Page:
Burr Oak reopens to visitors

Ticket system in place first week
November 19, 2009 (ALSIP, Ill.) There is a ticketing process for the first week- but that will change after Thanksgiving, at which point people will be able to come and go as they want.

Burr Oak officials say a temporary limited visitation process is needed the first week to keep things in order. It will be in place from Thursday, November 19 to Wednesday, November 25. Gates open from 8 a.m. to 4 p.m. on weekdays and 8 a.m. to 3:30 p.m. on weekends. Drive-in or walk-in traffic is not allowed. Tickets are required to visit the grave sites. They are available on the Burr Oak Web site.

Nora and Odie Brown stepped down from the coach that took them to the resting places of eight loved ones on Thursday afternoon.

"I notice that everything has improved even for other people. There are some that still serve," said Nora Brown, Chicago.

There's a note of peace in his wife's voice that Odie Brown hasn't heard since the summer.

"It is much easier because you can see the signs and all that, but you don't have a problem locating it," said Oddie Brown, Chicago.

The cemetery owners have established a welcome center where families present maps of the graves they've obtained online. Their tickets allow them to enter the renovated gates of Burr Oak and beyond. Two thousand new markers and four miles of newly paved roads -- "deferred maintenance" the company calls it -- make finding that which was lost easier.

"The cemetery is for sale. And we will hopefully have a new owner, we don't have any offers yet, but it is for sale, and i can't predict the future. I can deal with what I have now," said Howard Korenthal, chief operating officer, Burr Oak Cemetery.

Nora Brown's just glad this day has come.

Elzie Banks was the first person to show up to the Burr Oak transportation center with his tickets in hand to get on a shuttle and see his family members who are buried in Burr Oak.

"These are the tickets to have access to the cemetery today," Banks said, showing printouts from the Web site. "This is for my dad who's also buried in Section 6 along with my sister."

He said he knows his sister and father are in their proper graves but is uncertain of where several other family members really are.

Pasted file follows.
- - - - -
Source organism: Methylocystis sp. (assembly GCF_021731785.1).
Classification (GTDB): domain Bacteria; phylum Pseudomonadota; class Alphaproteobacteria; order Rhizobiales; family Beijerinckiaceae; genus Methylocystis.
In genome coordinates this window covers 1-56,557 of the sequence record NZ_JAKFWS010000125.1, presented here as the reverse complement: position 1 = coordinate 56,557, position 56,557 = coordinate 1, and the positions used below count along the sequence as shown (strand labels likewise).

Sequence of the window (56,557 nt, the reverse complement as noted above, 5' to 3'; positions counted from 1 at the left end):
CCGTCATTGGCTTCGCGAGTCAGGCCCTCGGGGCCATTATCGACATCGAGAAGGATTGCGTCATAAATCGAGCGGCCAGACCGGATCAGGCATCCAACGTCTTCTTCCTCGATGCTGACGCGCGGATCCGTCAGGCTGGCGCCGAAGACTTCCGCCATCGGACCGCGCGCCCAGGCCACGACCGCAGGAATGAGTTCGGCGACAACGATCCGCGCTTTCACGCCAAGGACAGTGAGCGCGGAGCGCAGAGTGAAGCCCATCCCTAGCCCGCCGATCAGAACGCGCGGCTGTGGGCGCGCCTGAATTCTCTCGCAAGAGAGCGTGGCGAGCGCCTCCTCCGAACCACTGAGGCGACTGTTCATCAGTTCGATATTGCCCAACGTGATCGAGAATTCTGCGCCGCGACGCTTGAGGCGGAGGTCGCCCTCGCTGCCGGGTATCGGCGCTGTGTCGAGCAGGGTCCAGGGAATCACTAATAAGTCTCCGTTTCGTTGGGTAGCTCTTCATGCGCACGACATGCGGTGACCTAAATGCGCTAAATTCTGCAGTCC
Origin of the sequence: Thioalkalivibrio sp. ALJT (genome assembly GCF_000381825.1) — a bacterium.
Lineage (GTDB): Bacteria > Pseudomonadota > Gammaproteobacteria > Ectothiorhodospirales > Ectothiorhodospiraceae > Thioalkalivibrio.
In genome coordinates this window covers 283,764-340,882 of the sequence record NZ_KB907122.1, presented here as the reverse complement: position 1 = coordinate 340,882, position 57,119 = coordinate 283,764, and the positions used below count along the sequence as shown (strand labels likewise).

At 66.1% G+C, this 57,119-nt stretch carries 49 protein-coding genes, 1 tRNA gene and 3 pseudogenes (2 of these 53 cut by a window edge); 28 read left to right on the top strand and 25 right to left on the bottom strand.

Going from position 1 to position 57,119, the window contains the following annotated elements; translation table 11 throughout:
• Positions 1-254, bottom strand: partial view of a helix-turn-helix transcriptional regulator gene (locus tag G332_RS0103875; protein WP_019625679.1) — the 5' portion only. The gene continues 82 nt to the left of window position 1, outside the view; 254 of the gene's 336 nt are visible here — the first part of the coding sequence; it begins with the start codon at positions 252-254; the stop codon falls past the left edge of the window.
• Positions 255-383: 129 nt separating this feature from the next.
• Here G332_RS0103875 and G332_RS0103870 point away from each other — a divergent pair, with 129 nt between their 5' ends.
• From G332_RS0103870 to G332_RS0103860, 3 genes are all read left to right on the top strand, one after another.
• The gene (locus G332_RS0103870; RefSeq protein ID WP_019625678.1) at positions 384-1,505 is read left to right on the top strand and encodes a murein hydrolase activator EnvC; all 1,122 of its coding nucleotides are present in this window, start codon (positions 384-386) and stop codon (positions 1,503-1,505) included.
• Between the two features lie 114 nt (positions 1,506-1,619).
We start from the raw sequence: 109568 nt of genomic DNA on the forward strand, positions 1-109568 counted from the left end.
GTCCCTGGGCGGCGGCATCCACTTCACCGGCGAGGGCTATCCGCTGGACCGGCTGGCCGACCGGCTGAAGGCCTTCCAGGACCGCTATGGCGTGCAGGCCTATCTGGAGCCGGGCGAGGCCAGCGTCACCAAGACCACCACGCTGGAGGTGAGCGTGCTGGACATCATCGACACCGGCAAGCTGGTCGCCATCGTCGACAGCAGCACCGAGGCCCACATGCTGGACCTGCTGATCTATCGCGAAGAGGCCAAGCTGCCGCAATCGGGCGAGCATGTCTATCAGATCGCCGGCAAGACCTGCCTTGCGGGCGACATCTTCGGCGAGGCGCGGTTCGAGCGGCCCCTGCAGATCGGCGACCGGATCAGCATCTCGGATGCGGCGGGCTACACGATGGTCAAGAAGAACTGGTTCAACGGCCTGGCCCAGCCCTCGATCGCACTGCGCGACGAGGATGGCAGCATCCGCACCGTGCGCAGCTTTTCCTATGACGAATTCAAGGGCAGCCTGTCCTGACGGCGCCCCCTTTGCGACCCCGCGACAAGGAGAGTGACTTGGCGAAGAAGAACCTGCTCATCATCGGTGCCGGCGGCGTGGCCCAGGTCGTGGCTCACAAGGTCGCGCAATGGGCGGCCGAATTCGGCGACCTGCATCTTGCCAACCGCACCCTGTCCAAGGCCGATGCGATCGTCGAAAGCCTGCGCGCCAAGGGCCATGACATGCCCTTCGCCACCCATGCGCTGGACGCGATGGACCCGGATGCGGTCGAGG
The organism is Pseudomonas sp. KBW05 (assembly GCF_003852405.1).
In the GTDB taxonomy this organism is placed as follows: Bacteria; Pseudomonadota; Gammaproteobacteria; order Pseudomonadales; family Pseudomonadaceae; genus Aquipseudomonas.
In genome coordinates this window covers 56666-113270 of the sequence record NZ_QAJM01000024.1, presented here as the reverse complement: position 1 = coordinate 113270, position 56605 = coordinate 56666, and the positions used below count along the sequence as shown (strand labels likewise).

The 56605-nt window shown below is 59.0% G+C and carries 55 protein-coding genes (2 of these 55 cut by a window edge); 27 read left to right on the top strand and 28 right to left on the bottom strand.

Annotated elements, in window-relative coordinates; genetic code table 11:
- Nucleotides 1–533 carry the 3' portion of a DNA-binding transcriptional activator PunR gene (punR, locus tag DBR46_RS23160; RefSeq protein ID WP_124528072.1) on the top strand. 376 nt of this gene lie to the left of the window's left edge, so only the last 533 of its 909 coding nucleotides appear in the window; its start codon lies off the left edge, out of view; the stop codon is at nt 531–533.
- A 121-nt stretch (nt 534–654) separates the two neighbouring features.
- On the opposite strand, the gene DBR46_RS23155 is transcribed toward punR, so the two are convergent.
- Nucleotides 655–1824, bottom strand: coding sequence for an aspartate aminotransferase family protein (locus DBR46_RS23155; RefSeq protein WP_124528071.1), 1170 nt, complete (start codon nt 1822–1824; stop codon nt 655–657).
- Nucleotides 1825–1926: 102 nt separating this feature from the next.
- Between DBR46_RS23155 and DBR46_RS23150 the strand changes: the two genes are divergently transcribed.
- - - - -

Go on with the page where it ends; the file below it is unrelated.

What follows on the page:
"Very frustrating and definitely unsure about what's going to happen. This is their final resting place," said Banks. "And yet, it's not because we don't really know where they are. And it was just comforting to know that these two were OK, but it would be a big comfort to know the rest of the family is as well. But we don't know."

Only a handful of people showed up to the transportation center, which is about a mile from the cemetery, on Thursday. There they received information, maps and tissues from people at help desks.

The court-appointed operators of the cemetery say after months or reorganizing and marking plots, it's rewarding to finally see people be able to visit there loved ones.

"Him just touching his mother's grave and the relief that that brought him, if we're able to do that today for a lot more families, then it's been very successful," said Roman Szabelski, executive director Catholic Cemeteries.

"It's been a real challenge to get this up and running," said Howard Korenthal, chief operating officer, Burr Oak. "There's been a lot of work to do. Just getting the cemetery marked has been a challenge and getting the database together."

As Corky McClerkin boarded his shuttle to see his parents' grave sites, he was grateful, but he too is still in search of eight other family members' bodies who are buried there.

"I've been very disgusted because even though they've done the best they could in terms of the sheriff's officers to check everything about it, I still feel this has been a devastating situation with respect to the African-American community all throughout the world," said McClerkin.

While the cemetery opened for the first time since July, Ollie Swan says she doesn't like the temporary restrictions, especially having to take a bus to visit her parents' gravesite.

"I thought it was pretty harsh not to be able to go and see exactly what was going on out there," she said.

Four months ago, four people were accused and charged with digging up the graves and reselling the plots. Bodies and bones were found scattered about the grounds. Now, new signage and wooden stakes have been put in to help people locate their loved ones.

"You can see the paved roads we have worked on," said Szabelski.

There are an estimated 140,000 burials at Burr Oak Cemetery with 43,000 having headstones.

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